The situation in Greece is still unresolved

The pro-austerity New Democracy party edged out the anti-austerity SYRIZA party in Sunday’s Greek Parliamentary elections. However – New Democracy didn’t pick up enough seats to a have a majority in government and thus must cobble together a coalition government with other parties. But the SYRIZA party – which came in second and is staunchly opposed to more austerity, has rejected calls from New Democracy to form a coalition government. As part of the bailout agreement – Greece must raise more than 15 billion euros in revenue by selling off its commons, cutting budgets, and laying off about 150,000 government workers. But in order to form a coalition government – the New Democracy Party may be forced to renegotiate these terms.

Meanwhile in France – Parliamentary elections gave the Socialists a big victory over the weekend. Now in control of both chambers of Parliaments and the Presidency – French Socialists plan to soften the German-led austerity drive around Europe, raise taxes on wealthy people and corporations, and put more people back to work with stimulus spending.

So even though Greece fell just short of striking the first major blow to the technocrat’s European austerity agenda – France succeeded and for the first time since the global economy went into a meltdown in 2007 – austerity isn’t the only option on the table anymore.


jmanstro's picture
jmanstro 3 years 34 weeks ago

I think the Greeks are going to end up having to face the reality of a lower standard of living under any possible option. They may be able to negotiate better austerity terms and avoid the estimated 40% drop in value of savings upon conversion back to the Drachma, but they will still be working for less money than they were before. They are simply not competitive any longer and have not been able to convince people that they can grow their way out of their debt. If they all take a significant pay cut at the same time, domestic products and services based on domestic resources would still be affordable in roughly the same proportions, but imports would be much more expensive. On the plus side, they will be able to export much more than they can today, which will increase employment. Eventually, they should be able to return to the same levels of productivity as their counterparts, assuming they have the same educational attainment and the same cultural work ethic and work conditions.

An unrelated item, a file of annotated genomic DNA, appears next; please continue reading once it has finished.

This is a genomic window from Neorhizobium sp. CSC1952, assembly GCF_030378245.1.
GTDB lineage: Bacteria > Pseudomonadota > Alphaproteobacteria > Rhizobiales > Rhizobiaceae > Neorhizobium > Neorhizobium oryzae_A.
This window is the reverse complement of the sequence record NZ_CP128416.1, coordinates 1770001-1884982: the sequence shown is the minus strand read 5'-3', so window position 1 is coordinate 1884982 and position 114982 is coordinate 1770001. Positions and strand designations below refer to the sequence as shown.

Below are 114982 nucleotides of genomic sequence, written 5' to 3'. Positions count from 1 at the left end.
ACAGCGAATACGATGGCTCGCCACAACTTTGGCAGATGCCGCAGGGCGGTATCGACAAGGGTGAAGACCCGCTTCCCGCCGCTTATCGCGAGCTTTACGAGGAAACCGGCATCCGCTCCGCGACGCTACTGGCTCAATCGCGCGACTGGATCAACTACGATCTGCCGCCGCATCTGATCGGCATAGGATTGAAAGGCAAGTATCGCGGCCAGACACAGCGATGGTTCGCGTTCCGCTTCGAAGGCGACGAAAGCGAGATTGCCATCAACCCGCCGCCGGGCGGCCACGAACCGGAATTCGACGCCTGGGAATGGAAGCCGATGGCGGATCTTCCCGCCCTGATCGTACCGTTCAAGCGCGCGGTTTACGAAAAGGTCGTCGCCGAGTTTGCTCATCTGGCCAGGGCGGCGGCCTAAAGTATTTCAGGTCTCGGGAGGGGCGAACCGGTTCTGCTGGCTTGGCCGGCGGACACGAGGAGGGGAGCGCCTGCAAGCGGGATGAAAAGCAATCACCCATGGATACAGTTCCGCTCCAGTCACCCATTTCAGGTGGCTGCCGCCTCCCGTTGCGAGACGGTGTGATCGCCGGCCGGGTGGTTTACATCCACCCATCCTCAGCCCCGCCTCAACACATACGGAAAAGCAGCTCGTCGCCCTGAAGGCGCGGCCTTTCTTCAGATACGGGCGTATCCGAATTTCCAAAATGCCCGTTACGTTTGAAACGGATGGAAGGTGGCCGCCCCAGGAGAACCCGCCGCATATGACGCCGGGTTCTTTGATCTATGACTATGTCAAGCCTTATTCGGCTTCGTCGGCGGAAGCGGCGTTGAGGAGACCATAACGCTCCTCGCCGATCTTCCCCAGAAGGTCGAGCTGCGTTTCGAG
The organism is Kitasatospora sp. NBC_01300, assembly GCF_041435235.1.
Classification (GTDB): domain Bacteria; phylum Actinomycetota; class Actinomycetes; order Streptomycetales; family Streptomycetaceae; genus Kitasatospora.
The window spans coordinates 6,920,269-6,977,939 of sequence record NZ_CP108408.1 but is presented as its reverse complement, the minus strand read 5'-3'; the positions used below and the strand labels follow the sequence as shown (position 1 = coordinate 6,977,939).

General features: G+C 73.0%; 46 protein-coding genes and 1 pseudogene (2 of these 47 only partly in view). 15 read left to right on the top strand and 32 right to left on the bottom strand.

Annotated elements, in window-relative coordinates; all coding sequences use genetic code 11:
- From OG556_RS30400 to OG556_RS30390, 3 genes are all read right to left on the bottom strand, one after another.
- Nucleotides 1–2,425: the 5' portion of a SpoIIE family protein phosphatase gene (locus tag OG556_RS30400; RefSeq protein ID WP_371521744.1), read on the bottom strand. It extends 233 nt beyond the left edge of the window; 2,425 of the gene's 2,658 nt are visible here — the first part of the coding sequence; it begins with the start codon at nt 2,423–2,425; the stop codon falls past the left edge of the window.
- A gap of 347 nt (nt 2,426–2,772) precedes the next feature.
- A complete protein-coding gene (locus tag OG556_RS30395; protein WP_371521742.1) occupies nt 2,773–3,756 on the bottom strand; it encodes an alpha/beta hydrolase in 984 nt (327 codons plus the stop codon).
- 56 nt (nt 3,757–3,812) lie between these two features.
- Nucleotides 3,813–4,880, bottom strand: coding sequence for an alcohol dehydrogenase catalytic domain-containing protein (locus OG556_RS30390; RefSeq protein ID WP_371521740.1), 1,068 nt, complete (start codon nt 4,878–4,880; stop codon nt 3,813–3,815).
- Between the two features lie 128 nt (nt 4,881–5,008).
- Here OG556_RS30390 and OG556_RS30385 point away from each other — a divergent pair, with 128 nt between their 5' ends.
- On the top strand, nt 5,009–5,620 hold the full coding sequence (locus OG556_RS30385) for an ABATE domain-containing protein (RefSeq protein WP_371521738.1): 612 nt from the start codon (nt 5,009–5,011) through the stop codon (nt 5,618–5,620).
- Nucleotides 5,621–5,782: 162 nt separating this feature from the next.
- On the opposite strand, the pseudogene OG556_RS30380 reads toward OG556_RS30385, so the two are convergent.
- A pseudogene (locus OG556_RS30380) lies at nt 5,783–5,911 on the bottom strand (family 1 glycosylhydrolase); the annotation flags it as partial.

Darrol's picture
Darrol 3 years 34 weeks ago

Hopefully The Newly-Formed Coalition, Will Ultimatly Realise That Austerity Without A Genuine, Sophisticated Plan For Growth Leads To Economic Stagnation. With The Conservative, 'New Deomcracy' Controlling The Overall Majority In Greece's Coalitin Though, I Very Much Doubt It.

leighmf's picture
leighmf 3 years 34 weeks ago

I predict the United States Office of the Comptroller will, without most of us knowing it, approve merging securities of North America, Italy, and Great Britain into a new bank, the German American Bank, which will continue under the old name, Bank of England, but under the charter of the new bank, German American Bank.